Monday, May 20, 2024

Wes Anderson at Arthouse Box Office, Lesson in ‘Asteroid City’ – Cannes – Deadline

Art has not recovered quickly post-Covid, but one of the oases for the sector, even by pre-pandemic standards, has always been a Wes Anderson film.

This summer we have his latest all-star absurdist comedy, asteroid city, which just premiered at Cannes, which begins its limited run on June 16.

How big has Anderson been at the box office? In 2014 he hit a record high with his final multiple Oscar winner, The Grand Budapest Hotel which earned $59 million domestically and $173 million worldwide. Also in 2018, his animated film, Isle of Dogs, was strong enough for art houses with $32M and $64M WW. However, his French shipping, released in the fall, just as theaters were reopening in 2021, saw just $16 million US/Canada and $46 million worldwide.

Does the potential collapse of the art house sector keep Anderson up at night?

“It hasn’t, but it probably should,” he tells Deadline.

As for dealing with the problem, the filmmakers say there’s a lesson in its ending, which follows a myriad of people mostly stuck in a western desert town during a Stargazer youth convention.

“Part of the theme of our film is ‘Things Beyond Your Control,'” says the director, “You know part of what our film does is how you experience these things and just go ahead and let them in. and accept them. those.”

Like most mainstream filmmakers, Anderson doesn’t live in the past with his earnings, but “I’m in the next,” he says; meaning the next production to start.

“When you can’t do the next one, that’s…I think it’s going to come suddenly,” he continues.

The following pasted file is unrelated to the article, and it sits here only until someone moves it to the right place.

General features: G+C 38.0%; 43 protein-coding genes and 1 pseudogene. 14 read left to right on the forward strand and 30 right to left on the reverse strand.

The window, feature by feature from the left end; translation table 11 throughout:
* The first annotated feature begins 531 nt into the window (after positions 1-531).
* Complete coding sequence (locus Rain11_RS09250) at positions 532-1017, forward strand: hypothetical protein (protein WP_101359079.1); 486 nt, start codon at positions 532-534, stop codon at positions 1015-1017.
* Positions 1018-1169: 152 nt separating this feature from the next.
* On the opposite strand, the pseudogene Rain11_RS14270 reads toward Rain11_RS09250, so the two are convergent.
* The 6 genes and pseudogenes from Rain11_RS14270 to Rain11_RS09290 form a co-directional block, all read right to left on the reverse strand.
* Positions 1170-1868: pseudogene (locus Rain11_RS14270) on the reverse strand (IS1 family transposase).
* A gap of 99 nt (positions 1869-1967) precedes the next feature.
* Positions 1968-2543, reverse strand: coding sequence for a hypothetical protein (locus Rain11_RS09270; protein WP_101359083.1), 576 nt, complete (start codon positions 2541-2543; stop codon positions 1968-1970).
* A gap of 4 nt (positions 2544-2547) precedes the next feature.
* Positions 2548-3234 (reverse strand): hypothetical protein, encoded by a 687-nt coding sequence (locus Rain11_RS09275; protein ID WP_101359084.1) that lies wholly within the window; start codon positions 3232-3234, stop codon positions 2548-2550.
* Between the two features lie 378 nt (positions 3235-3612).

Anderson told us that he never tests his films, but shows them to a small group of friends as well as at film festivals, all the while looking to gauge the clarity of the story and the characters in the picture.

As to why some films in his canon flopped at the box office, ie Grand Budapest Hotel, and why the others did not descend from the earth (Aquatic life With Steve Zisou was immediately ripped off by critics in 2004 with a rotten 57% and grossed $24 million domestically, but its cult appeal has grown over the years), Anderson admits that “you have no idea what’s going to happen happen” after a movie is shown. released.

“I feel like when I make a movie, the first thing people see is that I made it,” he says, “what I mean is, ‘Here’s our story and our cast.'”

A rich man’s problem: “My new film is in competition with all my other films,” notes Anderson.

Regarding the commercial potential of his prize, Anderson says: “You can get a strong feeling that maybe this is going to be good or not, but it’s completely unpredictable from the director. It’s hard to learn, you can’t simulate it.”

He adds, “you have to do it your way. And be lucky indeed.”

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